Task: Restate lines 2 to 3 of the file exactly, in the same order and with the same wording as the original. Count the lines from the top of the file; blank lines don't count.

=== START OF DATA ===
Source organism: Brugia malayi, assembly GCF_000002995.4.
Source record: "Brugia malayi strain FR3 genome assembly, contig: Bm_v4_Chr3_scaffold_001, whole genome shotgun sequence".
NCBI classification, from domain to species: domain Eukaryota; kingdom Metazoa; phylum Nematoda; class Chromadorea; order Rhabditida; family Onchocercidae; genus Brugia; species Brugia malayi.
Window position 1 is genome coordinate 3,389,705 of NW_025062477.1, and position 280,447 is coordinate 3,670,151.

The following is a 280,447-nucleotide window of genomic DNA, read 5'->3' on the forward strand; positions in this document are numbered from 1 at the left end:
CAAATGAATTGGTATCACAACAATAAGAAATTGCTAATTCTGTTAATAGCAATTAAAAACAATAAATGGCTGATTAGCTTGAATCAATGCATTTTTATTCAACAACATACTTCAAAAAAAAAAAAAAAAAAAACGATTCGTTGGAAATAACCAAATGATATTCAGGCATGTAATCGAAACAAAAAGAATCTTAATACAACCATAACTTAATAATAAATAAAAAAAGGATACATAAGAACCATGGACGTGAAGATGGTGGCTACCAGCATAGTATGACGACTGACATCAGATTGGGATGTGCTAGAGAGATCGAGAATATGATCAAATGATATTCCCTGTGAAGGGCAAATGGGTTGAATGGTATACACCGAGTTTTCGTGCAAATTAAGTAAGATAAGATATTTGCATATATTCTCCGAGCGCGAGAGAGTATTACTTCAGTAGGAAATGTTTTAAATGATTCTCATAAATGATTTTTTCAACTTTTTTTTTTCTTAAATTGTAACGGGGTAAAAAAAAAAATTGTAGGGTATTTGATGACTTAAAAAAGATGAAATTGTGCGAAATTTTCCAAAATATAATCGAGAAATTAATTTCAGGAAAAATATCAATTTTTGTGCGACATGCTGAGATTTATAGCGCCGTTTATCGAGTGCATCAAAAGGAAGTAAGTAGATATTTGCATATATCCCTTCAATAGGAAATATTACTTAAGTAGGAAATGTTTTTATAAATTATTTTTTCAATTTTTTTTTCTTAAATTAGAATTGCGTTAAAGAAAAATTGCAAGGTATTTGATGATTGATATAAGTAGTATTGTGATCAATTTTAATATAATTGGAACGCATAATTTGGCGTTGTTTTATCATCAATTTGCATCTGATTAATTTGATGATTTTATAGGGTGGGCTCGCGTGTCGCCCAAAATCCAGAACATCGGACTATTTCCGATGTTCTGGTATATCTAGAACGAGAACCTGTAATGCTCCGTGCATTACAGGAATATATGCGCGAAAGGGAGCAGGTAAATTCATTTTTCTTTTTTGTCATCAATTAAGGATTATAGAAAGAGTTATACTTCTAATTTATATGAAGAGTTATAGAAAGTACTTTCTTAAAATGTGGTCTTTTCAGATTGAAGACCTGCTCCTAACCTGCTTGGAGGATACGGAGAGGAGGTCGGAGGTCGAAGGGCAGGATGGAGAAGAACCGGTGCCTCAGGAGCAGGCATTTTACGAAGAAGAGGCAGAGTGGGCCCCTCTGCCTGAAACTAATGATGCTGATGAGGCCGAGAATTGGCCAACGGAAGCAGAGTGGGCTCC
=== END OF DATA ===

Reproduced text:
Source record: "Brugia malayi strain FR3 genome assembly, contig: Bm_v4_Chr3_scaffold_001, whole genome shotgun sequence".
NCBI classification, from domain to species: domain Eukaryota; kingdom Metazoa; phylum Nematoda; class Chromadorea; order Rhabditida; family Onchocercidae; genus Brugia; species Brugia malayi.